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Posted by Yevgeni Kuritski on July 20, 2014
The candle is probably one of the most often neglected Jewish symbols, containing however very important meanings. Candles can be used for practical purposes, such as lighting or heating or for religious purposes. Also, in Judaism, fire as a symbol is interpreted as the connection of God with the world and the man He created. In Jewish tradition, the lighting of candles is often used to mark the beginning of a holiday. The most commonly candle-associated Jewish holidays are the Shabbat, Havdalah and Chanukah. On Shabbat, candles are used to highlight the beginning of the holiday, as well as an introduction to a time destined entirely for rest.
The lighting of the Shabbat candles takes place on Friday evening, before the sun sets, in order to welcome the Sabbath, and it is a tradition to be done by the lady of the house. In the absence of a woman, naturally, a man can do it as well. The ritual of lighting the Shabbat candles consists of lighting them, waving a hand over them, covering one’s eyes and reciting a blessing. The blessing appeared only after the 11th century and was related to the blessing recited over the Chanukah menorah.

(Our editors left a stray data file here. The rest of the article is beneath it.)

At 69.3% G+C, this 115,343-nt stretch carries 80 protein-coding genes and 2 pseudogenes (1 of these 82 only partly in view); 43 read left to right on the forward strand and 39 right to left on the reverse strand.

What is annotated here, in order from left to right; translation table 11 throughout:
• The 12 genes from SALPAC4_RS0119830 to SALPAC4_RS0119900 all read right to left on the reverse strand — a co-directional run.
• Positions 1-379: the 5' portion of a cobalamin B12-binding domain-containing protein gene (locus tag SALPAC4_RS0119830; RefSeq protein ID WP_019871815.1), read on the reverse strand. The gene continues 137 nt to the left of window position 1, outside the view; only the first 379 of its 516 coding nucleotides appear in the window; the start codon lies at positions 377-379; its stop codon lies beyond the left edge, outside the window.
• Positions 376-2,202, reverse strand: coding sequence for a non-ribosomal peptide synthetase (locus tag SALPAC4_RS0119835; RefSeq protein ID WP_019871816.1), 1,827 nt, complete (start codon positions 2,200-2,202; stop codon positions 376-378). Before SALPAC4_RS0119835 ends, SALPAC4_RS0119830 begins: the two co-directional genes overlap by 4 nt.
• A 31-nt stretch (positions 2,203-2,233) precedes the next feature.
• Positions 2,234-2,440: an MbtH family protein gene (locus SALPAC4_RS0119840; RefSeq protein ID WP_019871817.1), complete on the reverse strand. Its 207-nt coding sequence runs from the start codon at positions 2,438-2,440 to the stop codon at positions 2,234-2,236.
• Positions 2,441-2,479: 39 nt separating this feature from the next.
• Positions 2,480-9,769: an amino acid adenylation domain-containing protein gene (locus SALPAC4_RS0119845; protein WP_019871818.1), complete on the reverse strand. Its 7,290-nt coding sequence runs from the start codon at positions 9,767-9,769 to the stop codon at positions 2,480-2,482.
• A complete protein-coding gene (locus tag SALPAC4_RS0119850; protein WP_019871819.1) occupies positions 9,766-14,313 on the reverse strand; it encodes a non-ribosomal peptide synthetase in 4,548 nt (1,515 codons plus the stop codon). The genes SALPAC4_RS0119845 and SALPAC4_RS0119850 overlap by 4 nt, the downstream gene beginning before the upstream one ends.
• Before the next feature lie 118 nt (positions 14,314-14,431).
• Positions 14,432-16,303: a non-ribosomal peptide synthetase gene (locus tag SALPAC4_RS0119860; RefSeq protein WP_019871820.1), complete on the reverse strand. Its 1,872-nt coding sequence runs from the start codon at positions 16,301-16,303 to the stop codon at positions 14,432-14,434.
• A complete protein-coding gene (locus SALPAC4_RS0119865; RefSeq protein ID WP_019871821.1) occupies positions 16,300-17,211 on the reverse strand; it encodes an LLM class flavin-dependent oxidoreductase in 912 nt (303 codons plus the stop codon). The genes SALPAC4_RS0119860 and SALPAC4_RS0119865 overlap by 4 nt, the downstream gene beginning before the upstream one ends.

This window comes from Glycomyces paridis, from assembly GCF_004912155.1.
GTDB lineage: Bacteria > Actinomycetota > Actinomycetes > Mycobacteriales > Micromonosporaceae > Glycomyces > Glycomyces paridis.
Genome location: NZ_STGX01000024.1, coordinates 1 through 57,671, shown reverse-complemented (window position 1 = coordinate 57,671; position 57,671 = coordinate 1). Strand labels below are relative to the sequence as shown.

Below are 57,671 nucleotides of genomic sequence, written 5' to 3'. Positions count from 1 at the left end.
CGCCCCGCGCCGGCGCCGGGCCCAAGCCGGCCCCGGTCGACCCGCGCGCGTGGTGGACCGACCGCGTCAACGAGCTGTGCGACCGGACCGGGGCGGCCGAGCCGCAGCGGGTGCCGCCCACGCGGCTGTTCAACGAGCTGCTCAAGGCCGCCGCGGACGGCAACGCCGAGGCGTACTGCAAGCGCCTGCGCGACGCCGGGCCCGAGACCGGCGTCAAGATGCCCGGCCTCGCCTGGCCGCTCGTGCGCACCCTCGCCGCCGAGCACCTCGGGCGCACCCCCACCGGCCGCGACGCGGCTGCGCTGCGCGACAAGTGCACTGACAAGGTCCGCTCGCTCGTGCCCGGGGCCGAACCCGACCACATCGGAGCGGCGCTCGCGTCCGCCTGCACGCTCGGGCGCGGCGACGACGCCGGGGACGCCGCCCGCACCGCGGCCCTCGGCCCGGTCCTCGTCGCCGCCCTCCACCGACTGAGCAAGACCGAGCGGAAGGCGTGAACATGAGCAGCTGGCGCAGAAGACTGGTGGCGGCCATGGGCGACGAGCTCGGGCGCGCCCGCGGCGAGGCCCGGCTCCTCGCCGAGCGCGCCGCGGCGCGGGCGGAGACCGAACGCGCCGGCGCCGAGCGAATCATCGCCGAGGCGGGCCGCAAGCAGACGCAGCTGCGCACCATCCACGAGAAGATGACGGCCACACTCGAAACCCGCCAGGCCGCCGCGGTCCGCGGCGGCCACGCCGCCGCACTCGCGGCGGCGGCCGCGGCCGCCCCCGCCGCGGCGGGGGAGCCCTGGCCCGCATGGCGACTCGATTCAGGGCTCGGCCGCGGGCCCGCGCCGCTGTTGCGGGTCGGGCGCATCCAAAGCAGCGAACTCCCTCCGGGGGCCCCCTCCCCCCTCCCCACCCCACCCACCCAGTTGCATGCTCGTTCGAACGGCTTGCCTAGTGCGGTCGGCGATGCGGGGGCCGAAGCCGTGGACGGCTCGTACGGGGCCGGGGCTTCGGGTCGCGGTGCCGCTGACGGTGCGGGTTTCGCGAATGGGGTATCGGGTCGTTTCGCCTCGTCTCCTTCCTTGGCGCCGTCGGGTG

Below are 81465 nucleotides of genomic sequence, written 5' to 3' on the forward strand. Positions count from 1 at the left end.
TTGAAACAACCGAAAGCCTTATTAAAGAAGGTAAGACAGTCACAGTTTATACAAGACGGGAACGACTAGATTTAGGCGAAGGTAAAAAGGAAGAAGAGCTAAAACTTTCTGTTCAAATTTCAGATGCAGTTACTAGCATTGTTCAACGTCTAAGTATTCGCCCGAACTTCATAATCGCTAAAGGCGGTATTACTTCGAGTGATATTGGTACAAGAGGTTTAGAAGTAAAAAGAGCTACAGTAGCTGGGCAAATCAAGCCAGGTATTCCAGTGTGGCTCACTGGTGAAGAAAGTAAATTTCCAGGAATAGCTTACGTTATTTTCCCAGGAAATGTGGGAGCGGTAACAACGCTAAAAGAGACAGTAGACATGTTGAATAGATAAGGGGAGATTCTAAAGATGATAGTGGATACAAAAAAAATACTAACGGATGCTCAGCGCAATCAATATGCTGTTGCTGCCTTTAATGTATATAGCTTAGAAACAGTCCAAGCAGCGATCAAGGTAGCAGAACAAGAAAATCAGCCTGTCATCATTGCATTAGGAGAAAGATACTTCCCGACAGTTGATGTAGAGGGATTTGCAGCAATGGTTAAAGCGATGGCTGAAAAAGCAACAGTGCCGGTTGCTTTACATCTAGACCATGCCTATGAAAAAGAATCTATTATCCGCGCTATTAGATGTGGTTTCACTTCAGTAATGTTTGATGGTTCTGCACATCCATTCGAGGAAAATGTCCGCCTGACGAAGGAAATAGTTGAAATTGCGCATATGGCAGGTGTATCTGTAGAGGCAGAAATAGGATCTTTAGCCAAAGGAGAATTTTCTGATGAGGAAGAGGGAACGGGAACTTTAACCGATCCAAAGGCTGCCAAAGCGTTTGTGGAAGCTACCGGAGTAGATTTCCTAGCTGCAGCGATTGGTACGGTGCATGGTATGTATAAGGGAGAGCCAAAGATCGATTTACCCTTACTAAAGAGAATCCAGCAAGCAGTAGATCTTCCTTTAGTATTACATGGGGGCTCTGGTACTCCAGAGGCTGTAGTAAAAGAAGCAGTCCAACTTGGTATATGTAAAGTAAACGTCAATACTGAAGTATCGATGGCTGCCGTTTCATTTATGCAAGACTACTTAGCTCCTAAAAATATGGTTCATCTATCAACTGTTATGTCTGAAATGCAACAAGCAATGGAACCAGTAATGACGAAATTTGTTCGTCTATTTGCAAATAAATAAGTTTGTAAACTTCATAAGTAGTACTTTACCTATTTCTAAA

Normally, two candles are lit, but in some households it is customary to lit additional candles for all the children of the family, the ceremonial achieving thus a dual purpose – the honoring of Shabbat and the restoring of domestic peace-“shalom bayit”. This latter purpose is in connection with the fact that it is up to women usually to perform such a task, as according to the Torah, God entrusted women with the responsibility to bring and maintain light and harmony in the their households. Moreover, it is common for young girls to light the candles before their mothers do. Also, before getting married, young women light one candle, and after marriage they light two candles. Before the lighting of candles, it is better to put some money in a charity box.
While keeping the eyes closed and reciting the blessings, women can also recite prayers for themselves and their families. Consequently, apart from being a ceremonial in itself, the lighting of the Shabbat candle is also a good time for prayer.
It must be stated that the lighting of a Shabbat candle is a mitzvah that needs to be done by all, beginning at an early age – for instance, as soon as young girls are able to recite the blessing, they begin performing this ceremonial.
After having lit the candles, they are to be placed on the Shabbat table, where the Shabbat meal shall be eaten, and from that moment onwards, the Shabbat is considered to have been greeted in and no tiring activities are to be performed. The already lit candles are not to be removed until the end of Shabbat. Also, after lighting the candles and reciting the blessings, one can greet the family members with the following: “Good Shabbos” or “Shabbat Shalom”. Instead of using candles, sometimes it is possible to use electric light bulbs.
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